• Anonymous

    And I hear they'll be getting their own Navy any day now.

  • Anonymous

    can't say as i go along with you on this one, gregster.
    set aside the true sense of internationalism the wbc provides, as well as the chance to spray mets consciousness onto a bigger, global canvas. (i am LOVING the fact that yanks are few and far between, while mets are all over the rosters.) we may not be able to sense it but the players do — even the usa-ers speak of their involvement with pride. (not unlike me-firsters in tennis who get a whiff of something bigger when they play for the u.s. davids cup team and realize they're representing their country.)
    the mets who are playing for teams in the wbc are actually playing in games that mean a lot more to them than spring training games — hence, they are getting into mid-season form.
    and in port st. lucie, the mets at spring training meanwhile are getting a chance to really look at other players, either minor leaguers or invitees, for a longer period of time — hence getting a sense of how good or not they are (and having better insight on whether they should make the big club later in the season, or be traded).
    as long as the mets nursing tender or sore joints don't hurt themselves, i think it's fine. if you're worried about the team playing as a unit in time for opening day, i just don't think it's that big an issue. bigger issues, like pedro's toe or delgado's tendinitis, have nothing to do with the wbc.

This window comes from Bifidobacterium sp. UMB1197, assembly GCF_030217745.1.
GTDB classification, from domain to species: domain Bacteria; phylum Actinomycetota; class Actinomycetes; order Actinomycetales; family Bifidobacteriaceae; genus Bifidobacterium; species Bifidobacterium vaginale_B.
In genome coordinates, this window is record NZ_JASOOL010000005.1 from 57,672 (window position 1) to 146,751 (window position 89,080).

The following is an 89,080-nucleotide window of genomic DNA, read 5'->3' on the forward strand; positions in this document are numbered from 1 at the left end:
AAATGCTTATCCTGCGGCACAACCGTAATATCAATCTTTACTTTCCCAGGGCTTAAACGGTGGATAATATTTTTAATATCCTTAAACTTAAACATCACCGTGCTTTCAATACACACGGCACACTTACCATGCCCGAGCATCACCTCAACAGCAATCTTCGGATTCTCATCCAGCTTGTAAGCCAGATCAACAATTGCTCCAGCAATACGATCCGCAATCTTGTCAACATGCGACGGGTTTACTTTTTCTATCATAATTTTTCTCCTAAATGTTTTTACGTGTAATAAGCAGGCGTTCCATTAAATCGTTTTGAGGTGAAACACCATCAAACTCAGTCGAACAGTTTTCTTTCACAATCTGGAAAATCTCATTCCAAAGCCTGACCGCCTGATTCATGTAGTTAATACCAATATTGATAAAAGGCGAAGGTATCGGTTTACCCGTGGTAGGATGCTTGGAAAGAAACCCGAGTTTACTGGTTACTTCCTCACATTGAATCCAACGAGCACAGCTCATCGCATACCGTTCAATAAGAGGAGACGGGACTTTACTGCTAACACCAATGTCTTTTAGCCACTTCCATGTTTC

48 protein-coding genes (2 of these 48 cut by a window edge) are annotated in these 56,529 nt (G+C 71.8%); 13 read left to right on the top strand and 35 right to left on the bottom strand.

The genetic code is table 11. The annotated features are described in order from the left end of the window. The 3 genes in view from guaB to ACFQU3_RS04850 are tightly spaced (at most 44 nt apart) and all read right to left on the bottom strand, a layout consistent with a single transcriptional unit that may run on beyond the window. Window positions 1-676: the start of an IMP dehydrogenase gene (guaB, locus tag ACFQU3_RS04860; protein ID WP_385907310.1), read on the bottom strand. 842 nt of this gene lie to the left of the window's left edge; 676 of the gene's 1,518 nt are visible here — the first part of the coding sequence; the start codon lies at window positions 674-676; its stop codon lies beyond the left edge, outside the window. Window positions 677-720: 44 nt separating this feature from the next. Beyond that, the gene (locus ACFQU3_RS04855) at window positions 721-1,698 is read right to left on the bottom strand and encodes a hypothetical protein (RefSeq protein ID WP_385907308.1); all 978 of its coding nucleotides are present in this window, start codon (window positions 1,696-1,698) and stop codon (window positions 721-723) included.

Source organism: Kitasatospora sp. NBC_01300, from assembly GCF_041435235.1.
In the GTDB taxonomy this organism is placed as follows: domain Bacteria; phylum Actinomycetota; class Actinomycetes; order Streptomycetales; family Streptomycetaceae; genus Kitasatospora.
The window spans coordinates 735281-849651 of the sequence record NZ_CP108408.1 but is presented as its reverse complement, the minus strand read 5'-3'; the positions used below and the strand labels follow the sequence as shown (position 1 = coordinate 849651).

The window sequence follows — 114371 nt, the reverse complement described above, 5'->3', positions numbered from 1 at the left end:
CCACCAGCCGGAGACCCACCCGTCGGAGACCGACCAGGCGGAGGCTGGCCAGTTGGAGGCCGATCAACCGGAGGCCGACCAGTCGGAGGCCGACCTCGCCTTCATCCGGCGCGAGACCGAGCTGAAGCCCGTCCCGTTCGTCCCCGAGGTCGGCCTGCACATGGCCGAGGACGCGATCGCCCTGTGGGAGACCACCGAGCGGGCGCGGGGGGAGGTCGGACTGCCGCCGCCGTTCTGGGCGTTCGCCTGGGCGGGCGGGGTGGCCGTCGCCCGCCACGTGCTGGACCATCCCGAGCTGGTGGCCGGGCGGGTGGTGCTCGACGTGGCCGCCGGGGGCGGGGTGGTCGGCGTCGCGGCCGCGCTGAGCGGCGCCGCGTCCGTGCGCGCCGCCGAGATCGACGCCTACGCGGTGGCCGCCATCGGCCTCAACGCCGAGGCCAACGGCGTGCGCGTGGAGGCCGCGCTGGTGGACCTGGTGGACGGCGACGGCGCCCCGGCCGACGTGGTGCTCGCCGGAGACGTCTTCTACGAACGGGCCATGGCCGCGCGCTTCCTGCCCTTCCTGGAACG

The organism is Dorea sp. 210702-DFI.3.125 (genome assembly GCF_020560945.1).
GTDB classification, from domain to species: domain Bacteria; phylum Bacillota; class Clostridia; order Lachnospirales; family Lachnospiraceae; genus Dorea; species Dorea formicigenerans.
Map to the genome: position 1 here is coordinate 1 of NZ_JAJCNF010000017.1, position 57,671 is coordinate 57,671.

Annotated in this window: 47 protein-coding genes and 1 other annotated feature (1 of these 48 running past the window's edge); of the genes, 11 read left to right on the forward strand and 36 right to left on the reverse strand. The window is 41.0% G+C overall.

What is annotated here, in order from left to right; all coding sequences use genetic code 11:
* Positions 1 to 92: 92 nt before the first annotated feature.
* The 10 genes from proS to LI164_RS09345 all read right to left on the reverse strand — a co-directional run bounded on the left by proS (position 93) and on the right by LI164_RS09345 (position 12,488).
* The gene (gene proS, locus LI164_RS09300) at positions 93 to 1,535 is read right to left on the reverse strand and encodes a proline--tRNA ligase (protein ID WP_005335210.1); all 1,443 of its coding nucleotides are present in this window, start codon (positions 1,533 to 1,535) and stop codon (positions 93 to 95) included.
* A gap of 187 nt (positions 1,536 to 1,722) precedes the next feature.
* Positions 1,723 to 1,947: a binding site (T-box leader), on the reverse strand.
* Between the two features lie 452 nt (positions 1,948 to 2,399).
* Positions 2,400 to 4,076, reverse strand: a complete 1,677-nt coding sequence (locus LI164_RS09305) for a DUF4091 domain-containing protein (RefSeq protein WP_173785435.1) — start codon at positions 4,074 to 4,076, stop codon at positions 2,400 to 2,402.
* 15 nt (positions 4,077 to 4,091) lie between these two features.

• Anonymous

    I fell asleep in the sixth inning Sunday and woke up with a start to hear Snead crossing the plate. So you did better than I did, interest-wise.
    I feel compelled, by way of reassurance, to point out that every year you get worried in mid-March that you're just not interested in this year's collection of Mets, and it always goes away by mid-April.

  • Anonymous

    P Rios: Thanks for the clarification on Puerto Rico's status.
    dmg: I imagine there's a surge of pride in these guys when they take the field, but I'm not sure what this tournament proves. That Venezuelans or Koreans or Americans (or those among these groups who showed up…unless we are really to believe Al Leiter is one of the leading pitchers active in the United States) are the best ballplayers in the world? That just doesn't thrill me. It's not how I look at baseball or the world. I'm less worried about injury than I am that the Mets aren't gelling into a unit, that Willie Randolph doesn't have a full view of his team. Perhaps by the middle of next week this will all seem incredibly ancient, shortsighted and moot. I certainly hope so.
    Partner: Precedent steers much of what we do. TooShea, nonetheless.

  • Anonymous

    I disagree with you, Greg. The WBC, for all its shortcomings, has catpured my interest and I like it. And it's not some burst of national pride for me–in fact I have trouble rooting for a team that has A-Rod, Jeter and Chipper on it. No, I enjoy it because I get to see the baseball of the world. Games that players and fans really care about, where the quality of play is for the most part quite high, and where great international rivalries have a stage to play themselves out. I like seeing all my Mets spread out about the world, fitting into their national squads–especially those Mets they we've seen fit to abandon (I get a kick out of watching Jae Seo and Dae-Sung Koo pitch beautifully to help Korea get to its current 4-0, 1.00 ERA status).